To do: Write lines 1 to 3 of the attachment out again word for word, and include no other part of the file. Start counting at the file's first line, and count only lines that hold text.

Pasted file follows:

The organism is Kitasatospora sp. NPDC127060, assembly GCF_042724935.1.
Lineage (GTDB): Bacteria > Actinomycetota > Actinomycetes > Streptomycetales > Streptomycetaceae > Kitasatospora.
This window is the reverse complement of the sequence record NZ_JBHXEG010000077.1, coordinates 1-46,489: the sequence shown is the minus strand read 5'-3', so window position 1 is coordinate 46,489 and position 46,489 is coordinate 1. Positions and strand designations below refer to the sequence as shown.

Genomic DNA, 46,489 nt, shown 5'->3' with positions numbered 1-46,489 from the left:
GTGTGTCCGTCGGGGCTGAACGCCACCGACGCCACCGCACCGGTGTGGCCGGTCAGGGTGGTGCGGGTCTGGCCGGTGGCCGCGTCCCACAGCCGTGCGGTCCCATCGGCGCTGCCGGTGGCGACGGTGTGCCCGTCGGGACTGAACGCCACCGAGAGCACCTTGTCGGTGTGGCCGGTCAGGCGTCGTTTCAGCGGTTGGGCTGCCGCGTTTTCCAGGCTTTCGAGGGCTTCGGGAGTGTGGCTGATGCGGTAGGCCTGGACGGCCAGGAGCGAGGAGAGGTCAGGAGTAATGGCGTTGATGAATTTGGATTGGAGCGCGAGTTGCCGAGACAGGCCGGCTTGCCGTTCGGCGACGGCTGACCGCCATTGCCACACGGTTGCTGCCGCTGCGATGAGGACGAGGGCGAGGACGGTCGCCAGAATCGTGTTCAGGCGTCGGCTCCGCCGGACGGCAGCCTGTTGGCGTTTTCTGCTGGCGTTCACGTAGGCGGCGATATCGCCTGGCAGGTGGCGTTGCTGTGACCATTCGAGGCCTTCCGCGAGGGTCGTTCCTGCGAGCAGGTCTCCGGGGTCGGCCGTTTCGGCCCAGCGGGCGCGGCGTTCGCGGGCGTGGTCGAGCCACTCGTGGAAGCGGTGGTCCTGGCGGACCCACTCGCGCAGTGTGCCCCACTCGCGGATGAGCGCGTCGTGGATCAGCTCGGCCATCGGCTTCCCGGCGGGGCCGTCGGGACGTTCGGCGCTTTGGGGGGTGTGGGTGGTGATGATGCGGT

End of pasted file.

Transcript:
The organism is Kitasatospora sp. NPDC127060, assembly GCF_042724935.1.
Lineage (GTDB): Bacteria > Actinomycetota > Actinomycetes > Streptomycetales > Streptomycetaceae > Kitasatospora.
This window is the reverse complement of the sequence record NZ_JBHXEG010000077.1, coordinates 1-46,489: the sequence shown is the minus strand read 5'-3', so window position 1 is coordinate 46,489 and position 46,489 is coordinate 1. Positions and strand designations below refer to the sequence as shown.